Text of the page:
Such advertisements for women have brought further attention to other cases of mistreatment of women, including other Moroccan women, in the Kingdom of Saudi Arabia. In one example, a Moroccan woman who married a Saudi man was raped by her husband and then imprisoned in their house after trying to report the crime. Her being released from that captivity required her to appeal directly to Morocco’s King. Those are good examples of how prevalent modern slavery is in Saudi Arabia. It is not only Moroccan women but American women as well. I am aware of American women who married Saudi nationals, live in Saudi Arabia and are subject to a situation in which other people completely rule over what they do.

Those people have all the rights that we associate with ownership. The women were forcibly abducted or kidnapped, in clear violation of the laws of other countries, and of court orders of other countries in some cases. They have been removed from those countries, far beyond the enforcement powers of the courts within those countries. They have been hidden away in family compounds for years, deprived of even a basic standard of living, including being deprived of a choice of religion, spouse or, for younger women, a choice of their age of marriage. They are denied freedom of movement and they are subjected to torture.

The stories are pitiful, and we should have tremendous sympathy for those women, but sympathy is not enough. I have explained what I have been doing in other countries. The Government can take a firm stance in raising those issues with the Governments of other countries and bringing to attention the plight of those women. It should not only be the King of Morocco who is required to do this; we should be doing it as well.

Many foreign workers in Saudi Arabia report abuse, but they are not allowed to change employer or, indeed, to leave the country without the written consent of their employer. During the year, numerous migrant workers report being laid off, sometimes after months of non-payment of salaries, and some remain stranded in Saudi Arabia without the money to move. An American study of this phenomenon revealed a lot of details, but the Saudi reaction was illustrative of the modern-day approach to dealing with a problem. They did not try to tackle the problem head-on. All they did was try to rubbish the report, which we typically see today; whether in response to antisemitism or whatever, the people who respond to reports simply choose to rubbish them and do not tend to engage. That illustrates all too well the problems that we have here.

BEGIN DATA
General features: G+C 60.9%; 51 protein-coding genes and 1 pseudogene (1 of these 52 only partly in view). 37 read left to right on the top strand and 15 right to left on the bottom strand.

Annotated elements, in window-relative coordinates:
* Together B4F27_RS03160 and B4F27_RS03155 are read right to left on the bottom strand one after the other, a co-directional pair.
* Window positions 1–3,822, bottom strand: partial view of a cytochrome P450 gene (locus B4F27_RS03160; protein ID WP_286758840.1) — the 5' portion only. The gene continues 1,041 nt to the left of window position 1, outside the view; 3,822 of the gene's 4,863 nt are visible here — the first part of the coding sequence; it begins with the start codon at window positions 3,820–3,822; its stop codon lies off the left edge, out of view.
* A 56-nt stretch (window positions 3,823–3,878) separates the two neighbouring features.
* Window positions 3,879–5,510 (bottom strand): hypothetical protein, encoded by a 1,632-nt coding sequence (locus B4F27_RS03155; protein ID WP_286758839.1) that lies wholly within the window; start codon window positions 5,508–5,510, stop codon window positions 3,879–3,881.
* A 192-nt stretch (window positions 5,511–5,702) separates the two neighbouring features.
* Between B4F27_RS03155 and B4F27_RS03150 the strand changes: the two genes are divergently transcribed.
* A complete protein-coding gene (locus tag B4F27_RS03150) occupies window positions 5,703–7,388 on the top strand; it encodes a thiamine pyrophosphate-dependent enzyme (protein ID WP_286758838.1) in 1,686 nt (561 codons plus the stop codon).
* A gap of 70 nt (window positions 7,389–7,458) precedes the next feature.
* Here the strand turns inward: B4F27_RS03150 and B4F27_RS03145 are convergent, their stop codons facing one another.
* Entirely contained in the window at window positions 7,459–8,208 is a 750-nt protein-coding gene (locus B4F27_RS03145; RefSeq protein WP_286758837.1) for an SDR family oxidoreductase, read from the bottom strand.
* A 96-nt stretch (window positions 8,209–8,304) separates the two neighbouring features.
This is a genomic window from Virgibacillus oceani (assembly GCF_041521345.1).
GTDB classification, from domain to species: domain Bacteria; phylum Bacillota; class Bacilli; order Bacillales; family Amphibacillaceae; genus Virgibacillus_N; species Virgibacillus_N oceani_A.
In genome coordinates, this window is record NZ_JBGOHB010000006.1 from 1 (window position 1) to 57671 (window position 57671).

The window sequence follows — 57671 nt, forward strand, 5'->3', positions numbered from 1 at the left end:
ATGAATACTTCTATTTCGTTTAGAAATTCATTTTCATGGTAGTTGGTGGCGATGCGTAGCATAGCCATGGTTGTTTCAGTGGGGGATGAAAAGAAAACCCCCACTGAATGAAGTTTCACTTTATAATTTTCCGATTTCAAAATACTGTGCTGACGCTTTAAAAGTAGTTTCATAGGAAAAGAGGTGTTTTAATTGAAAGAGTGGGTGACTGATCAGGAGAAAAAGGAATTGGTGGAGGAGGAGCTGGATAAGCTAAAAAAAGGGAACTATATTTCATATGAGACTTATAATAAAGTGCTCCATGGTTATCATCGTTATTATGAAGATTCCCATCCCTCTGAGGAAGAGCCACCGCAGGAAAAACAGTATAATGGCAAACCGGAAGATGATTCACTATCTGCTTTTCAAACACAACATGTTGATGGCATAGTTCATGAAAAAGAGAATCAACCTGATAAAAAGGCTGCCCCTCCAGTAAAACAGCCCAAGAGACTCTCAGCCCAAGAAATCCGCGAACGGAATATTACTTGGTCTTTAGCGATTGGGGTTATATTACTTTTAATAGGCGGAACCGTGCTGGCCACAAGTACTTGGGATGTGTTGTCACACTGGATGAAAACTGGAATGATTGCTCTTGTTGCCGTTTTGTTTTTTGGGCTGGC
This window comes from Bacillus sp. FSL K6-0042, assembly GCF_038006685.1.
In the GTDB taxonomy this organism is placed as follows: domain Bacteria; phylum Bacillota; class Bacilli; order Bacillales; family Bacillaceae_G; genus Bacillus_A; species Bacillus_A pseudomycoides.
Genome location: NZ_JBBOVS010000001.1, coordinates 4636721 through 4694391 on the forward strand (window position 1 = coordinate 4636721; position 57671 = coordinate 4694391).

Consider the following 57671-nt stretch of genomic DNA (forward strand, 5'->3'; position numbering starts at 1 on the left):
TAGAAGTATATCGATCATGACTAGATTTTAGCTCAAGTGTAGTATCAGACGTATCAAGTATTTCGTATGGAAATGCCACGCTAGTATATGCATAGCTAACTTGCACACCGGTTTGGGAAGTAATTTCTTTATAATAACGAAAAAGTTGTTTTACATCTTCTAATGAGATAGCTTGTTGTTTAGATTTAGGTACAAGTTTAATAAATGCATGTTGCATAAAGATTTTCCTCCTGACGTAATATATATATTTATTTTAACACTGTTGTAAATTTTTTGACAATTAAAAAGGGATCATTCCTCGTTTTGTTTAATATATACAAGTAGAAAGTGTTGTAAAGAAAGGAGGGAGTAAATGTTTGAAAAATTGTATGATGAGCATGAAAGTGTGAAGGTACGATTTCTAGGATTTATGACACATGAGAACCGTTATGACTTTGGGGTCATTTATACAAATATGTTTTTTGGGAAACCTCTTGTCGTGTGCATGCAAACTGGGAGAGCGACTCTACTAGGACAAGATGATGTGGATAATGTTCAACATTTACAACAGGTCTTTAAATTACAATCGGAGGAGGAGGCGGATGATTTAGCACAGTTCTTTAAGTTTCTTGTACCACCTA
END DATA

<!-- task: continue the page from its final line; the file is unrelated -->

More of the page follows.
Sadly, a number of women in this situation have been forced to work as prostitutes, even though prostitution is not officially allowed in Saudi Arabia. We should stand forcefully against any system that forces women into prostitution. We should not sit by and allow our relationship with Saudi Arabia to continue without taking up those issues and making a great point of those problems in the course of that relationship.